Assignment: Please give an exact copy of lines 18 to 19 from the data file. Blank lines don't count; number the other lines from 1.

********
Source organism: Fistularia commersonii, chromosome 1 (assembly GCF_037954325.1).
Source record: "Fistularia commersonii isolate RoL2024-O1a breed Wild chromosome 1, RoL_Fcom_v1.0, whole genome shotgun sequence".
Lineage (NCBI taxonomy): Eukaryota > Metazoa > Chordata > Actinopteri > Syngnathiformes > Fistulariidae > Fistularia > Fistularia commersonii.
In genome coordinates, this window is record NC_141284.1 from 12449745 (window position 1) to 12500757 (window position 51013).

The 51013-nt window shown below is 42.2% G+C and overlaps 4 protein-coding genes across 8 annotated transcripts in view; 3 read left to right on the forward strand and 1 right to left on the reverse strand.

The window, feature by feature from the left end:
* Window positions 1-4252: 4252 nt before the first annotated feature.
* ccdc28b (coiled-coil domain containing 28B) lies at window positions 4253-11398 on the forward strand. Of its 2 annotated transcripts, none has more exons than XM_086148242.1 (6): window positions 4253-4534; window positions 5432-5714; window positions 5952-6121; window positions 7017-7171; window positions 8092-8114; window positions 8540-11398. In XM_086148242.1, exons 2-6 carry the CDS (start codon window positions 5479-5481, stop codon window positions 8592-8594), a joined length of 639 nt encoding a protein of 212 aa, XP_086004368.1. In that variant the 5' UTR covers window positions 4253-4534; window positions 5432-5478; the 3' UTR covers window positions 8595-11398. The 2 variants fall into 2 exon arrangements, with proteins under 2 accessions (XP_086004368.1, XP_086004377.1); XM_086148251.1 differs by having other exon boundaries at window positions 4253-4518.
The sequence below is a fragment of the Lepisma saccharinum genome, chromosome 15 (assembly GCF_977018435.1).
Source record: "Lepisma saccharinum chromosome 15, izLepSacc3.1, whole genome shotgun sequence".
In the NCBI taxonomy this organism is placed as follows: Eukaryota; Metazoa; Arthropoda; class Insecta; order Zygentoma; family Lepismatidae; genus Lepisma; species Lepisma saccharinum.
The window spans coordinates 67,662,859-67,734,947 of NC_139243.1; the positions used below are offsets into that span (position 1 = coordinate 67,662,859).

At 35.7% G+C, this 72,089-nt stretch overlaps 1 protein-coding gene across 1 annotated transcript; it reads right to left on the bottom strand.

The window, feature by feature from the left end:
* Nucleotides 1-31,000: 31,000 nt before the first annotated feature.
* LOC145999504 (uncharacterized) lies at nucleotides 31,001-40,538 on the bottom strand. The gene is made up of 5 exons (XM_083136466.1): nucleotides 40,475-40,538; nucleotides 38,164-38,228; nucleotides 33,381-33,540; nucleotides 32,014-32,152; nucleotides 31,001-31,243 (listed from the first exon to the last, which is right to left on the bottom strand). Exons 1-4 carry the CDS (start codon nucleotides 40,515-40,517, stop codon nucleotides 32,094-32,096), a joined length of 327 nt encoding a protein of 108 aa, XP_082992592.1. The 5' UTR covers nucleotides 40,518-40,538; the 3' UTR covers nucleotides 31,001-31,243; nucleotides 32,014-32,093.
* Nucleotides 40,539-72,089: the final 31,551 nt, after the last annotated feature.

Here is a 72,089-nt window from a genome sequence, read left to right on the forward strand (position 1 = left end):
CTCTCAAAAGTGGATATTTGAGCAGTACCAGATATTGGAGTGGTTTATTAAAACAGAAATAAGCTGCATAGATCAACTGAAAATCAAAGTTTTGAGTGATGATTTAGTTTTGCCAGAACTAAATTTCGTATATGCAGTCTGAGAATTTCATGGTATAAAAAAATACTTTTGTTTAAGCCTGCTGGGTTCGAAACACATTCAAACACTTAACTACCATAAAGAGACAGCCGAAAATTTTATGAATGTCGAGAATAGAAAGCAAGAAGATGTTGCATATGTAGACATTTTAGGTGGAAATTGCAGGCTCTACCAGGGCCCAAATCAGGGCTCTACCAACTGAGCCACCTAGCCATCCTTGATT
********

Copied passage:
Here is a 72,089-nt window from a genome sequence, read left to right on the forward strand (position 1 = left end):
CTCTCAAAAGTGGATATTTGAGCAGTACCAGATATTGGAGTGGTTTATTAAAACAGAAATAAGCTGCATAGATCAACTGAAAATCAAAGTTTTGAGTGATGATTTAGTTTTGCCAGAACTAAATTTCGTATATGCAGTCTGAGAATTTCATGGTATAAAAAAATACTTTTGTTTAAGCCTGCTGGGTTCGAAACACATTCAAACACTTAACTACCATAAAGAGACAGCCGAAAATTTTATGAATGTCGAGAATAGAAAGCAAGAAGATGTTGCATATGTAGACATTTTAGGTGGAAATTGCAGGCTCTACCAGGGCCCAAATCAGGGCTCTACCAACTGAGCCACCTAGCCATCCTTGATT